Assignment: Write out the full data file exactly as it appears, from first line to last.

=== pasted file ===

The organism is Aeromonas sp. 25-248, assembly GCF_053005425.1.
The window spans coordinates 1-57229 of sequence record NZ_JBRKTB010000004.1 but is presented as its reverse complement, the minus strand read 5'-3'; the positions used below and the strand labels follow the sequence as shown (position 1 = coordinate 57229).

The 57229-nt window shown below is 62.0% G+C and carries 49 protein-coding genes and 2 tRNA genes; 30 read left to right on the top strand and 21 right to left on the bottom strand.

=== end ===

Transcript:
The organism is Aeromonas sp. 25-248, assembly GCF_053005425.1.
The window spans coordinates 1-57229 of sequence record NZ_JBRKTB010000004.1 but is presented as its reverse complement, the minus strand read 5'-3'; the positions used below and the strand labels follow the sequence as shown (position 1 = coordinate 57229).

The 57229-nt window shown below is 62.0% G+C and carries 49 protein-coding genes and 2 tRNA genes; 30 read left to right on the top strand and 21 right to left on the bottom strand.